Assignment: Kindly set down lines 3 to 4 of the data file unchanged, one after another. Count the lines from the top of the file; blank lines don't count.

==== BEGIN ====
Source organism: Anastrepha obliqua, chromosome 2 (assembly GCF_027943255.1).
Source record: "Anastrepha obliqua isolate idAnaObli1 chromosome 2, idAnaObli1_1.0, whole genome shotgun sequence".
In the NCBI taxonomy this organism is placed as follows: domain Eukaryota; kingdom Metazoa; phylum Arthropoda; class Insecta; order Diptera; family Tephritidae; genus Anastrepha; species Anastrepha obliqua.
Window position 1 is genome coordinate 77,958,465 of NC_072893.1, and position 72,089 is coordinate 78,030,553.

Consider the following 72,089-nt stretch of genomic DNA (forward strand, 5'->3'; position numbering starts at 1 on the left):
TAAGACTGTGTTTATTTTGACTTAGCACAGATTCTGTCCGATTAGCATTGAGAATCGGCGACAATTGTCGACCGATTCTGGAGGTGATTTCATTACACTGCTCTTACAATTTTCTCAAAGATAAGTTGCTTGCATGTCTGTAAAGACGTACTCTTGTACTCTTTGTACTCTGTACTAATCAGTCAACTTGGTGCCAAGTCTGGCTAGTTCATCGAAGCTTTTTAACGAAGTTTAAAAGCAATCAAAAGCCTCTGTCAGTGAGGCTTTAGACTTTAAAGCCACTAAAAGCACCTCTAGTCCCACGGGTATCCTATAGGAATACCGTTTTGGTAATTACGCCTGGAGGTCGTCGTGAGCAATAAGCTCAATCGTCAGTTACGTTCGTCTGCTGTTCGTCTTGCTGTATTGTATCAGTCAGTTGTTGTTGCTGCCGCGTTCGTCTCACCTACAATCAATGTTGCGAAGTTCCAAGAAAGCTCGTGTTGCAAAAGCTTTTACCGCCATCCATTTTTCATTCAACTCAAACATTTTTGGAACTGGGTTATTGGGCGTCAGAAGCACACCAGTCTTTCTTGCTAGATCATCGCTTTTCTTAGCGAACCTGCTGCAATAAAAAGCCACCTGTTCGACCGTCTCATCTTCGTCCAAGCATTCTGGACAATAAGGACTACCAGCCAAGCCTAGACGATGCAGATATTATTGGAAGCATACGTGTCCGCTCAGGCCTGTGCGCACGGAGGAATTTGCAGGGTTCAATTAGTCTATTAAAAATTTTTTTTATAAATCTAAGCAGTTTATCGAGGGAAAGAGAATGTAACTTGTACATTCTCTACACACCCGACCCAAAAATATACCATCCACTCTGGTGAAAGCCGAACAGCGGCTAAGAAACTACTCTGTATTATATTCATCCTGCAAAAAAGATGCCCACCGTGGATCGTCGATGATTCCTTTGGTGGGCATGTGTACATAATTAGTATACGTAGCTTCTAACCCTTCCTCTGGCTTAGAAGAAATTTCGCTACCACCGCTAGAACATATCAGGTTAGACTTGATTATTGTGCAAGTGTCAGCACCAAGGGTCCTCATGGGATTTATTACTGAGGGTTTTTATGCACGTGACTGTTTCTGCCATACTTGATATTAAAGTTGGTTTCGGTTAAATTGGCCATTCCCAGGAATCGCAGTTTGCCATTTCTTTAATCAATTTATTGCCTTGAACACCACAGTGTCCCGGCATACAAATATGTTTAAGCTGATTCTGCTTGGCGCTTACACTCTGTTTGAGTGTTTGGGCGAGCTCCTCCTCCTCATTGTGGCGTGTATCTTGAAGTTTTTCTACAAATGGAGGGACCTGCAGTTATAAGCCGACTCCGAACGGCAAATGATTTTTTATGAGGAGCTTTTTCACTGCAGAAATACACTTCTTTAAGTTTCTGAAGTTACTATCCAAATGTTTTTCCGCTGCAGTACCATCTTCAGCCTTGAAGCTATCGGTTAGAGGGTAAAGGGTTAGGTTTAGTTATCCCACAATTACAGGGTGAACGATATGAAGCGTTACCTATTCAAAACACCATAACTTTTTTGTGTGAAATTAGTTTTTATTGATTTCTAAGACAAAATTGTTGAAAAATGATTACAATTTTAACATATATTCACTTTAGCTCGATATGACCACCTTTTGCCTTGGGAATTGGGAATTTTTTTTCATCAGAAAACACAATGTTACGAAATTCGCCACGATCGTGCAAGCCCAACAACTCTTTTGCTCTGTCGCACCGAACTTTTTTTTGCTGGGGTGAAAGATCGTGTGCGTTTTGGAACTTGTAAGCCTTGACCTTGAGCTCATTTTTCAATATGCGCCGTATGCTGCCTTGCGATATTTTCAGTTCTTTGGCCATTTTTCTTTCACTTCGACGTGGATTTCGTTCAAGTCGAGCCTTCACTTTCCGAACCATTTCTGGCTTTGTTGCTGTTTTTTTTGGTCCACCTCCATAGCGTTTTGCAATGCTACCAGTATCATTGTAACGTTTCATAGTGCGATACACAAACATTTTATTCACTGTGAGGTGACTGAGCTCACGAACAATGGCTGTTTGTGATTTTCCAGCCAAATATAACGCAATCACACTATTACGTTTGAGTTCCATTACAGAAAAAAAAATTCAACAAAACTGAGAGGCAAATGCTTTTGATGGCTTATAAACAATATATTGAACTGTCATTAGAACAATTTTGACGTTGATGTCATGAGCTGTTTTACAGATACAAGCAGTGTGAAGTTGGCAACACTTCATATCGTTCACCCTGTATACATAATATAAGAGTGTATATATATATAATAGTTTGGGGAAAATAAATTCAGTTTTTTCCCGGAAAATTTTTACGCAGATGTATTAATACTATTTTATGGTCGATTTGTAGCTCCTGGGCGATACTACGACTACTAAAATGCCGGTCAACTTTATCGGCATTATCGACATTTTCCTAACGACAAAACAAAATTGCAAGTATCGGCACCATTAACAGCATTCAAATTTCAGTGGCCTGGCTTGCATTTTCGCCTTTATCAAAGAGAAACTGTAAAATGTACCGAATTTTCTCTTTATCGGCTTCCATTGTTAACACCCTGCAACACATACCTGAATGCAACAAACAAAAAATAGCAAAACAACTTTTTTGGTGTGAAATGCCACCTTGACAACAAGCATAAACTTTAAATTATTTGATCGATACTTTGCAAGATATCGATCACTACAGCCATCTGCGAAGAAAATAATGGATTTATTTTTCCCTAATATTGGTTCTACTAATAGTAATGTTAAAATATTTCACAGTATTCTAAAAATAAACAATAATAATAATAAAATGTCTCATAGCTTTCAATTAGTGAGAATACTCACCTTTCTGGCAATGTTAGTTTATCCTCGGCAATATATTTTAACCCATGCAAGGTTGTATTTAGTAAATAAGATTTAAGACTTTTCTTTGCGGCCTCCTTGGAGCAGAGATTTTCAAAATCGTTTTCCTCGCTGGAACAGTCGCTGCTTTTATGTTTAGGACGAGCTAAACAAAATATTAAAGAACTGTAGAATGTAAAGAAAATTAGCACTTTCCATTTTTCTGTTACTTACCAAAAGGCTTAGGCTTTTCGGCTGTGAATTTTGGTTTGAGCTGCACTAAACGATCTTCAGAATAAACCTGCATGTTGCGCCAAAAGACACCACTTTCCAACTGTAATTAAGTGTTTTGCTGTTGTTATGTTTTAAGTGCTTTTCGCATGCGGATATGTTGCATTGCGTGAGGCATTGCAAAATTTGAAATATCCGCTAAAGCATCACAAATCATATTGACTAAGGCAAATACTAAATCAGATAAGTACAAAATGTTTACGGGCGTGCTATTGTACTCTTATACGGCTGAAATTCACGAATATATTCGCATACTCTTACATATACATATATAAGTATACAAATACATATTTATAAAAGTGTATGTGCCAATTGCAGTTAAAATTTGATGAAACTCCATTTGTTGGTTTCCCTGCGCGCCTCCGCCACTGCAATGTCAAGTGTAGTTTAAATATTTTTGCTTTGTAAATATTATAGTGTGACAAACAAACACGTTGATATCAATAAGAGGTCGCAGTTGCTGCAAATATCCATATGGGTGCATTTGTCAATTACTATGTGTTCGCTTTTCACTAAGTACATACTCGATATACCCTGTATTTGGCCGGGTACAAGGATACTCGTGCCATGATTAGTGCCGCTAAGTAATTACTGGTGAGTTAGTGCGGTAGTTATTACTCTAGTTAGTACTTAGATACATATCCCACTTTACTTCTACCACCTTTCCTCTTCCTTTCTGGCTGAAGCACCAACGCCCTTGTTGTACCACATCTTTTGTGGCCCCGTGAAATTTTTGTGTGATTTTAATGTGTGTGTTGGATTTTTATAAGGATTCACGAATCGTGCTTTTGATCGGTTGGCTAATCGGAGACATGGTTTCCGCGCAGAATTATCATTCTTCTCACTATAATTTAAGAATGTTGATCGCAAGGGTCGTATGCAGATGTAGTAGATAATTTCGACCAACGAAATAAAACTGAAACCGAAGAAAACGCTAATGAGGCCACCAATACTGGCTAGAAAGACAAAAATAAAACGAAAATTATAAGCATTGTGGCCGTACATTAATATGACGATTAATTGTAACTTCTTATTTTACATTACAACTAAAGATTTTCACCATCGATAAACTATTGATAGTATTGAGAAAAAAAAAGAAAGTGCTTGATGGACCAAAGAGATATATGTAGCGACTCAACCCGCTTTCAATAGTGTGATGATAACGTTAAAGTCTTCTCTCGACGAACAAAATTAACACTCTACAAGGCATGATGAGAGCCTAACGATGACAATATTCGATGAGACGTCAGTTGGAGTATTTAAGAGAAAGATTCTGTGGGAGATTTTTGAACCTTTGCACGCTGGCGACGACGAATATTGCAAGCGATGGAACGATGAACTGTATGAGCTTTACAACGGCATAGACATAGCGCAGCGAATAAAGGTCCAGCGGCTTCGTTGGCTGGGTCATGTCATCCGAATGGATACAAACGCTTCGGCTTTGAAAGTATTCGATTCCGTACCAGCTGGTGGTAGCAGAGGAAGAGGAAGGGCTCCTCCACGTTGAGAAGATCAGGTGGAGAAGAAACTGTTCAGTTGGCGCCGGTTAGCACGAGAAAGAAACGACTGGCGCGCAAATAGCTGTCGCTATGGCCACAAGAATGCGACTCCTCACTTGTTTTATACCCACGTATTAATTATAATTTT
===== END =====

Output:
In the NCBI taxonomy this organism is placed as follows: domain Eukaryota; kingdom Metazoa; phylum Arthropoda; class Insecta; order Diptera; family Tephritidae; genus Anastrepha; species Anastrepha obliqua.
Window position 1 is genome coordinate 77,958,465 of NC_072893.1, and position 72,089 is coordinate 78,030,553.